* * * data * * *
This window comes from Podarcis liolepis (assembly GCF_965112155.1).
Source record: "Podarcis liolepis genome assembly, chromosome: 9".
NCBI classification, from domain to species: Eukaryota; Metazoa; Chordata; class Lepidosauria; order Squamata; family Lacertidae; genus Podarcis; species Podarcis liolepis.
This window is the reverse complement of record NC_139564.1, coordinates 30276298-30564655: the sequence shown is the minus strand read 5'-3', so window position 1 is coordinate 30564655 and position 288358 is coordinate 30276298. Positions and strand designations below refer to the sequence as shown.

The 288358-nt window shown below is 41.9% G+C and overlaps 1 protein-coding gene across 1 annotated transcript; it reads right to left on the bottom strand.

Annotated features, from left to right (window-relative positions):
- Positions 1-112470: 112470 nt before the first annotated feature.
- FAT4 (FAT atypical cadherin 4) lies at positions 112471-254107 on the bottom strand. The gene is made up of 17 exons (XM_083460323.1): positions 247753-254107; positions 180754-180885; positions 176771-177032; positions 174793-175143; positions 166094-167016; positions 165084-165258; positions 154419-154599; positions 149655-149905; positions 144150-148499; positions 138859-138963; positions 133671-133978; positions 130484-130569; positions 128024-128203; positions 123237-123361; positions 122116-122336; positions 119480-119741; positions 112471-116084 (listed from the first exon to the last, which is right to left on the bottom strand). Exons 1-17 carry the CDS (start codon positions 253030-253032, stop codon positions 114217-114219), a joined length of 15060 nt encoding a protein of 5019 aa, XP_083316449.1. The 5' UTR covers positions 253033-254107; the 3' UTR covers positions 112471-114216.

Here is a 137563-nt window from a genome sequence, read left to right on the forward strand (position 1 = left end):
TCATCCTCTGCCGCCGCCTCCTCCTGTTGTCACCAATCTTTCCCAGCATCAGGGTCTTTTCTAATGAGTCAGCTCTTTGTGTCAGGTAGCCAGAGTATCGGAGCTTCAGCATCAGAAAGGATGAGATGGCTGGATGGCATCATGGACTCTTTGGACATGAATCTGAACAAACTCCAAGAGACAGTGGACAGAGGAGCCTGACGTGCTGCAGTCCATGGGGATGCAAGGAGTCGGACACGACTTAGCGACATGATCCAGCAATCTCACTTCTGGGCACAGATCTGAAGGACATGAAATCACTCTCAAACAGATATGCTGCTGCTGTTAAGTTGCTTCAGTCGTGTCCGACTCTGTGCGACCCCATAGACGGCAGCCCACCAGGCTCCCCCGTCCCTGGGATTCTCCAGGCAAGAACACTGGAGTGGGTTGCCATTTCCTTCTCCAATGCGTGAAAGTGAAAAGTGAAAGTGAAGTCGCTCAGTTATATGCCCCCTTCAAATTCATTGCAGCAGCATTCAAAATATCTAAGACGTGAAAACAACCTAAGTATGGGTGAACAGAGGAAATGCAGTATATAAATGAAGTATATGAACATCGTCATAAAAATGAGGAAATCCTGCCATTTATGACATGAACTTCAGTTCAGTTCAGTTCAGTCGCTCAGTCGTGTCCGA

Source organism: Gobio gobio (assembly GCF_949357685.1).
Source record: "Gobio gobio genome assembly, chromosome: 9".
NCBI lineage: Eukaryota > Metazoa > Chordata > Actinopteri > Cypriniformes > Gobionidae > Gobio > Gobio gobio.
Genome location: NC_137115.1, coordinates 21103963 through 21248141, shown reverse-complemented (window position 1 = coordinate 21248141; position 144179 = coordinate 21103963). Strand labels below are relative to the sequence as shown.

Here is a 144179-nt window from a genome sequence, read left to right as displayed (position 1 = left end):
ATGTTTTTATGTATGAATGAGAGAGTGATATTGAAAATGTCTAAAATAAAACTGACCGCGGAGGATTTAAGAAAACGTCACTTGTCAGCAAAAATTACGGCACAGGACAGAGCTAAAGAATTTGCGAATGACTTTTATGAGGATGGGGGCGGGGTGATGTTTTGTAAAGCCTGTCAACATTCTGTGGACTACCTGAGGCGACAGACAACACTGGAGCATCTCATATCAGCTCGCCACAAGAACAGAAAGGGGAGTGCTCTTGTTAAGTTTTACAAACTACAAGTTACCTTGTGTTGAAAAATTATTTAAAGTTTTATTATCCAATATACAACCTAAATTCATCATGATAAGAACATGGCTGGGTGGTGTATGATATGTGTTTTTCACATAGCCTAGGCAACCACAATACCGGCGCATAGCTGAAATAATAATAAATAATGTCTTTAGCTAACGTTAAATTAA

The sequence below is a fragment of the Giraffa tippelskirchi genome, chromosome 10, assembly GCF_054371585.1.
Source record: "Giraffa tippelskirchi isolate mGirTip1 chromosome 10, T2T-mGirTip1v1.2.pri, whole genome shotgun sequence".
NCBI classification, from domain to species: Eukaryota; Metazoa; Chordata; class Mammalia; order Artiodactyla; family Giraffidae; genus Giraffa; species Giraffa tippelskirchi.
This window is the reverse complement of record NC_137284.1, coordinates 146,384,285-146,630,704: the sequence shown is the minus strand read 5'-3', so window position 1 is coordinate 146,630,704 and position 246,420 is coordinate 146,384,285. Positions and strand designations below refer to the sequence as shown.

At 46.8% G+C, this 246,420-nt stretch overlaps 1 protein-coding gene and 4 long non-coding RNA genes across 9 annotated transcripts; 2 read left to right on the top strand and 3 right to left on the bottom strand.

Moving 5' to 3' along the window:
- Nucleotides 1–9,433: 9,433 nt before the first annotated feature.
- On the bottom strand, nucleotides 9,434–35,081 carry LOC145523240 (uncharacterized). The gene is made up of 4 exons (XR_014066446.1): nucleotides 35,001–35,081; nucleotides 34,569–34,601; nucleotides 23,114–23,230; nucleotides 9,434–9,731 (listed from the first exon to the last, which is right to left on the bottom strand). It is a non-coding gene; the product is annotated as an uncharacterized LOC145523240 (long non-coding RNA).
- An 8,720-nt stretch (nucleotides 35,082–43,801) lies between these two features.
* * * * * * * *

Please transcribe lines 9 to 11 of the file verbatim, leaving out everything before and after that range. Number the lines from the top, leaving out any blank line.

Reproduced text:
Here is a 137563-nt window from a genome sequence, read left to right on the forward strand (position 1 = left end):
TCATCCTCTGCCGCCGCCTCCTCCTGTTGTCACCAATCTTTCCCAGCATCAGGGTCTTTTCTAATGAGTCAGCTCTTTGTGTCAGGTAGCCAGAGTATCGGAGCTTCAGCATCAGAAAGGATGAGATGGCTGGATGGCATCATGGACTCTTTGGACATGAATCTGAACAAACTCCAAGAGACAGTGGACAGAGGAGCCTGACGTGCTGCAGTCCATGGGGATGCAAGGAGTCGGACACGACTTAGCGACATGATCCAGCAATCTCACTTCTGGGCACAGATCTGAAGGACATGAAATCACTCTCAAACAGATATGCTGCTGCTGTTAAGTTGCTTCAGTCGTGTCCGACTCTGTGCGACCCCATAGACGGCAGCCCACCAGGCTCCCCCGTCCCTGGGATTCTCCAGGCAAGAACACTGGAGTGGGTTGCCATTTCCTTCTCCAATGCGTGAAAGTGAAAAGTGAAAGTGAAGTCGCTCAGTTATATGCCCCCTTCAAATTCATTGCAGCAGCATTCAAAATATCTAAGACGTGAAAACAACCTAAGTATGGGTGAACAGAGGAAATGCAGTATATAAATGAAGTATATGAACATCGTCATAAAAATGAGGAAATCCTGCCATTTATGACATGAACTTCAGTTCAGTTCAGTTCAGTCGCTCAGTCGTGTCCGA

Source organism: Gobio gobio (assembly GCF_949357685.1).